Sunday, October 16, 2016

Broken Lives Matter

I spent the last days of summer in San Diego.  My daughter sent me a plane ticket and invited me to spend the week with her while her husband traveled on business.

Besides long talks over coffee, we cooked together and enjoyed family dinners at Chili’s and Panera Bread.  We soaked up the warm sun at Coronado Beach, worked out with a walk through Balboa Park, helped with homework and Girl Scout stuff and watched Netflix. 

Nothing like family! 

The highlight of my week that warms my heart and rates a ten on my vacation happiness scale happened when my daughter and I attended midweek Women’s Bible Study together.  It testified to what God can do with a broken heart. 

Six years ago, my daughter faced single motherhood, and lived alone without family or friends close by.  Desperate for help, she joined her church’s Women’s Group.  Sensitive women ministers helped her financially, taught God’s Word and filled her with hope.  Those dark days drained me too but on visits back then, I met the ladies and witnessed solid teaching and passionate caring.  I compared her new friends to a lifeline.

The Lord restored my daughter.  She married a Christian man and has another child.  They belong to a different church now.

When I spent the last days of summer with her, I learned my girl signed up for the fall Women’s study at the former church.  We attended together.

“Gather together gals!” The Bible teacher shouted.  “Look who is with us today!”

I wondered if balloons and confetti would fall from the sky as they embraced us when we arrived.  Hugs and squeezes and catch up talk of God’s faithfulness brought a deluge of tears.   These women witnessed how God heard their prayers and restored a broken life.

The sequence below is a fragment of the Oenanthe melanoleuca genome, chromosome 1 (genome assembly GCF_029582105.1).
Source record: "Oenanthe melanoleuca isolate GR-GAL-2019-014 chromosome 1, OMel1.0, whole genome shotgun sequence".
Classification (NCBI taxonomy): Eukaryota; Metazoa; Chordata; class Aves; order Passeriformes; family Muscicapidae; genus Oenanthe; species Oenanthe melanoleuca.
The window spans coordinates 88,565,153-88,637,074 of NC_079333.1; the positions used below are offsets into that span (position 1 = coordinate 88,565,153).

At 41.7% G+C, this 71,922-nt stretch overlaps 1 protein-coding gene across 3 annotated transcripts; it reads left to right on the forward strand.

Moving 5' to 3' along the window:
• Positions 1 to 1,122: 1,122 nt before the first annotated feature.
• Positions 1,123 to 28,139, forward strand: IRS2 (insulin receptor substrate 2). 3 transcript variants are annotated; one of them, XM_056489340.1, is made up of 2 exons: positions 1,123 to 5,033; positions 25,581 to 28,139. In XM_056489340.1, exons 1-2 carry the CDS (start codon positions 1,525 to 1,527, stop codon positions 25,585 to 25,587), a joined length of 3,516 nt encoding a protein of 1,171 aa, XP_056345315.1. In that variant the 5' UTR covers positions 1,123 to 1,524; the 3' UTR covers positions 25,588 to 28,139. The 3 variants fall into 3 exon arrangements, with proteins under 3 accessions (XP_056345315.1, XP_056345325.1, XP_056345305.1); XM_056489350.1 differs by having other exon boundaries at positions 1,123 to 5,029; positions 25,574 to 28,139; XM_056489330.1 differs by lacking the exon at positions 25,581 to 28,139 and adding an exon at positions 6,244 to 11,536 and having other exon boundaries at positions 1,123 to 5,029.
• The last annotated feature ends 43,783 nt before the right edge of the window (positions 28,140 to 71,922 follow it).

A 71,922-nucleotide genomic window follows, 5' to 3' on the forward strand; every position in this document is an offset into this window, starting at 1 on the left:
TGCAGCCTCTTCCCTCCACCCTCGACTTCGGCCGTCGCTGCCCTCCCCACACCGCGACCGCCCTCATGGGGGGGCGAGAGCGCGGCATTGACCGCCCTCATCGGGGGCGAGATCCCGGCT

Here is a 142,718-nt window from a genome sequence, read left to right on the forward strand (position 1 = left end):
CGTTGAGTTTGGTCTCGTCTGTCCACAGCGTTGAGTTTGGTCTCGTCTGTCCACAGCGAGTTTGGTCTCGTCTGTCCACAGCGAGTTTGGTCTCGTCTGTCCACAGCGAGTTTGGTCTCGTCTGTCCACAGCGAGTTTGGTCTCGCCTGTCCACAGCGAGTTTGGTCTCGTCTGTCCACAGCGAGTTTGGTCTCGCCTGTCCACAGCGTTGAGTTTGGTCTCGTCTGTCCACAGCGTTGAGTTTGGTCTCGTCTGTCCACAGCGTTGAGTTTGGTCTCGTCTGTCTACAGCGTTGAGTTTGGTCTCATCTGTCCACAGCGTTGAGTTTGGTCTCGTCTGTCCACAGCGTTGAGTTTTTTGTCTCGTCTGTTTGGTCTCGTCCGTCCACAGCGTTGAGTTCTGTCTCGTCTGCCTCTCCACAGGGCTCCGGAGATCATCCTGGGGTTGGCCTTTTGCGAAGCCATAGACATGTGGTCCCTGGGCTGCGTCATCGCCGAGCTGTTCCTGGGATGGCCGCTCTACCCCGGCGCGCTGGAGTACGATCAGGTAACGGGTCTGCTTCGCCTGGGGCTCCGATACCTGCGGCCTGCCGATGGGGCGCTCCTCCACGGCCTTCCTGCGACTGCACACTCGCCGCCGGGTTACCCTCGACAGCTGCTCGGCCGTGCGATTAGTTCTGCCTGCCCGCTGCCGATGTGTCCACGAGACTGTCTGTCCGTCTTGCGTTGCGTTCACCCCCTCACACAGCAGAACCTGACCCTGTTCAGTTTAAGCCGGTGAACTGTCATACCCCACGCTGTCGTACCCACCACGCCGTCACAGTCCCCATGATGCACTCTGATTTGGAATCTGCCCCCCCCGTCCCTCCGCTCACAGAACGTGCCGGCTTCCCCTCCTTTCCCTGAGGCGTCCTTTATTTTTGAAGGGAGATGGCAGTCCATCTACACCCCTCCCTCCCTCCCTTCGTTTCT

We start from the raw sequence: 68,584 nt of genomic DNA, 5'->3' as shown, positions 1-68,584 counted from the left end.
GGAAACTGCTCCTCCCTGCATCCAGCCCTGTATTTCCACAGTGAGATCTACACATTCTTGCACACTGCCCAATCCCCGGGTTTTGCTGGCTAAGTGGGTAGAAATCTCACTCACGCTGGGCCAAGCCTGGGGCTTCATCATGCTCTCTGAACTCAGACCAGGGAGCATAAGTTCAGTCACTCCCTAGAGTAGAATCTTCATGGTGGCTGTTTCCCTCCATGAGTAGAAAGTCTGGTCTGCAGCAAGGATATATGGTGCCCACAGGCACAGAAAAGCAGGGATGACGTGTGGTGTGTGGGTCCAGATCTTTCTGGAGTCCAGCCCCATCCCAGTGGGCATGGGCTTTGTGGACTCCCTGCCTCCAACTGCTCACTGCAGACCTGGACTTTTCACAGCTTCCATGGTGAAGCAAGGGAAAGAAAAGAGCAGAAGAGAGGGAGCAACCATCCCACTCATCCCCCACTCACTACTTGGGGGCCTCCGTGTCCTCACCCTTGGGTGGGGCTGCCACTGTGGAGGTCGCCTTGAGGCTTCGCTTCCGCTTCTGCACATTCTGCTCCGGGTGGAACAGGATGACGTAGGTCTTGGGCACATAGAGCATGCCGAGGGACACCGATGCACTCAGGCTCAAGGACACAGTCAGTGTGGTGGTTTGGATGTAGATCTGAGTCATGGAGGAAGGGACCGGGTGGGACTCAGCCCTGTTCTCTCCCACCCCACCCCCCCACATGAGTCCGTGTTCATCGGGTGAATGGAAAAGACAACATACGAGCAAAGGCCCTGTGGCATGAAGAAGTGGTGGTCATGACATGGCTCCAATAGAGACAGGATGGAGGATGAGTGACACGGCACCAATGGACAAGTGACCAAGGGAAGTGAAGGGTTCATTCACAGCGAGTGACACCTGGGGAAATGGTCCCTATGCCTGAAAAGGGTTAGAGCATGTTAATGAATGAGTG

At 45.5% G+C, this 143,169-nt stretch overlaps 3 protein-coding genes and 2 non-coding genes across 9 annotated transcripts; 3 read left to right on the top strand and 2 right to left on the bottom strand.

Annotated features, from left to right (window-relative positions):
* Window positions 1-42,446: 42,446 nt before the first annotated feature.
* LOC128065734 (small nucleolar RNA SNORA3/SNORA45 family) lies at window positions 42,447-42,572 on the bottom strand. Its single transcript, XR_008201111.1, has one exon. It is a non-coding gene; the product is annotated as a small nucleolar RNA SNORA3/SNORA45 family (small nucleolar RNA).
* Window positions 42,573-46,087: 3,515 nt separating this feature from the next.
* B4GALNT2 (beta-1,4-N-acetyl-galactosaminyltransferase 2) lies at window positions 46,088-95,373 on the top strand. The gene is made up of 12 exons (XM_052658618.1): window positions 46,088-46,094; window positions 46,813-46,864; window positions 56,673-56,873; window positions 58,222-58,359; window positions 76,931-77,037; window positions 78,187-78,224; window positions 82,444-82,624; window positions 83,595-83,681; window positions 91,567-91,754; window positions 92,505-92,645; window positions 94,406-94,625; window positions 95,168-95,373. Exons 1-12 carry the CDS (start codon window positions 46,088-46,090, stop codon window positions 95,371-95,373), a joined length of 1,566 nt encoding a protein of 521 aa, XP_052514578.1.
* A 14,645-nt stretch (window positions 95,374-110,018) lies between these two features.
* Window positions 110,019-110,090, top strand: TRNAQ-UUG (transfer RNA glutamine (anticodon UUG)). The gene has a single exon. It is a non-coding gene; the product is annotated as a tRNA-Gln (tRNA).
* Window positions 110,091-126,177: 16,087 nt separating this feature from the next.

I think it’s important to let people know that their investment in our lives matter.  It strengthens our faith and recharges us.  Remember when Jesus healed ten lepers and only one came back to praise God?  He was a Samaritan and Jesus spoke:  “Didn’t I heal ten lepers?  Only this one foreigner returned to give glory to God.  Where are the other nine?”

I will never forget these women.  And I will proclaim God’s goodness all the days of my life.  I am thankful!

Sunday, October 9, 2016

The Cover Up

A restful nap may not be everyone’s forte’ but a skipped shower begs for a cover up of some kind.

After breakfast in Sedona, a highway sign advertised Farmer’s Market.  My husband, Tom, wanted to go.  He met a vendor earlier in the week that graced The Pantry, an outreach to the homeless, where he volunteers.  He tasted a free sample from a tray of Baklava she carried in for the staff to enjoy.  When Tom thanked her for her mouth watering sweet treat, she told him she’s in business to keep her house mortgage afloat.  She hoped to lure buyers to the upscale Sedona Farmer’s Market where she sells her secret recipe.